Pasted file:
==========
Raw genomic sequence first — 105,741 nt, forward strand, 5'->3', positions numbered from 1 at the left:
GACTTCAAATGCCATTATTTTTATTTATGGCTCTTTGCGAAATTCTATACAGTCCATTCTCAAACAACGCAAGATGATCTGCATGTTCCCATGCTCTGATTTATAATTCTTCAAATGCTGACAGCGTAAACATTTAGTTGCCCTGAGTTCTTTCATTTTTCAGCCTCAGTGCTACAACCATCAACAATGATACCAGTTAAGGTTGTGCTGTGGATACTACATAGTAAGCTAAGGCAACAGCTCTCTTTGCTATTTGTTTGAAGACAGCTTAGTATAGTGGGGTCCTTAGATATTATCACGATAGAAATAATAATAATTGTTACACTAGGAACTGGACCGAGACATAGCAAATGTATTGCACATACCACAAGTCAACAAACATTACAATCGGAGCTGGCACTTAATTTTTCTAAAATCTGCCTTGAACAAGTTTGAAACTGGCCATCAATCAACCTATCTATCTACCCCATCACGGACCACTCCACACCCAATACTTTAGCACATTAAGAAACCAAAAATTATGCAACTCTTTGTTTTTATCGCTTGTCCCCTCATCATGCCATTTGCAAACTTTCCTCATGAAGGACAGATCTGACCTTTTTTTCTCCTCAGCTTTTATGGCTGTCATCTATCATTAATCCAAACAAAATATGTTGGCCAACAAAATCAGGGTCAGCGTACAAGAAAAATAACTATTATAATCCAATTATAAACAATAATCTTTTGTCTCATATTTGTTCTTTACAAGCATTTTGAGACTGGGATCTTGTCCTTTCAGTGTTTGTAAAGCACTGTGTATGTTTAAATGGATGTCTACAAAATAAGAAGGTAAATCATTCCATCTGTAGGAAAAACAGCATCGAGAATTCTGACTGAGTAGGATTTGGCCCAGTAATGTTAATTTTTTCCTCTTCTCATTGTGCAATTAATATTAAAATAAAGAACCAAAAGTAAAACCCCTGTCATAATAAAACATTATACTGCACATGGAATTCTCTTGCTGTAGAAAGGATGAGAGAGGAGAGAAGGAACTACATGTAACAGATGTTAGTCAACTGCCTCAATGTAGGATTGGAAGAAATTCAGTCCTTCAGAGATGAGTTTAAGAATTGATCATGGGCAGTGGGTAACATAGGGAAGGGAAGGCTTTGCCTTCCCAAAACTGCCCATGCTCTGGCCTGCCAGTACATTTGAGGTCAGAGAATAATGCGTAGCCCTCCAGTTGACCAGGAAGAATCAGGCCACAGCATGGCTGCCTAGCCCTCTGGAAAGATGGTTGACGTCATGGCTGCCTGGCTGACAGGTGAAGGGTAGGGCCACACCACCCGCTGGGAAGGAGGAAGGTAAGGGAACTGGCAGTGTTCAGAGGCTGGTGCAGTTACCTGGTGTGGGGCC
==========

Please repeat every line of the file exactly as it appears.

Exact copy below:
Raw genomic sequence first — 105,741 nt, forward strand, 5'->3', positions numbered from 1 at the left:
GACTTCAAATGCCATTATTTTTATTTATGGCTCTTTGCGAAATTCTATACAGTCCATTCTCAAACAACGCAAGATGATCTGCATGTTCCCATGCTCTGATTTATAATTCTTCAAATGCTGACAGCGTAAACATTTAGTTGCCCTGAGTTCTTTCATTTTTCAGCCTCAGTGCTACAACCATCAACAATGATACCAGTTAAGGTTGTGCTGTGGATACTACATAGTAAGCTAAGGCAACAGCTCTCTTTGCTATTTGTTTGAAGACAGCTTAGTATAGTGGGGTCCTTAGATATTATCACGATAGAAATAATAATAATTGTTACACTAGGAACTGGACCGAGACATAGCAAATGTATTGCACATACCACAAGTCAACAAACATTACAATCGGAGCTGGCACTTAATTTTTCTAAAATCTGCCTTGAACAAGTTTGAAACTGGCCATCAATCAACCTATCTATCTACCCCATCACGGACCACTCCACACCCAATACTTTAGCACATTAAGAAACCAAAAATTATGCAACTCTTTGTTTTTATCGCTTGTCCCCTCATCATGCCATTTGCAAACTTTCCTCATGAAGGACAGATCTGACCTTTTTTTCTCCTCAGCTTTTATGGCTGTCATCTATCATTAATCCAAACAAAATATGTTGGCCAACAAAATCAGGGTCAGCGTACAAGAAAAATAACTATTATAATCCAATTATAAACAATAATCTTTTGTCTCATATTTGTTCTTTACAAGCATTTTGAGACTGGGATCTTGTCCTTTCAGTGTTTGTAAAGCACTGTGTATGTTTAAATGGATGTCTACAAAATAAGAAGGTAAATCATTCCATCTGTAGGAAAAACAGCATCGAGAATTCTGACTGAGTAGGATTTGGCCCAGTAATGTTAATTTTTTCCTCTTCTCATTGTGCAATTAATATTAAAATAAAGAACCAAAAGTAAAACCCCTGTCATAATAAAACATTATACTGCACATGGAATTCTCTTGCTGTAGAAAGGATGAGAGAGGAGAGAAGGAACTACATGTAACAGATGTTAGTCAACTGCCTCAATGTAGGATTGGAAGAAATTCAGTCCTTCAGAGATGAGTTTAAGAATTGATCATGGGCAGTGGGTAACATAGGGAAGGGAAGGCTTTGCCTTCCCAAAACTGCCCATGCTCTGGCCTGCCAGTACATTTGAGGTCAGAGAATAATGCGTAGCCCTCCAGTTGACCAGGAAGAATCAGGCCACAGCATGGCTGCCTAGCCCTCTGGAAAGATGGTTGACGTCATGGCTGCCTGGCTGACAGGTGAAGGGTAGGGCCACACCACCCGCTGGGAAGGAGGAAGGTAAGGGAACTGGCAGTGTTCAGAGGCTGGTGCAGTTACCTGGTGTGGGGCC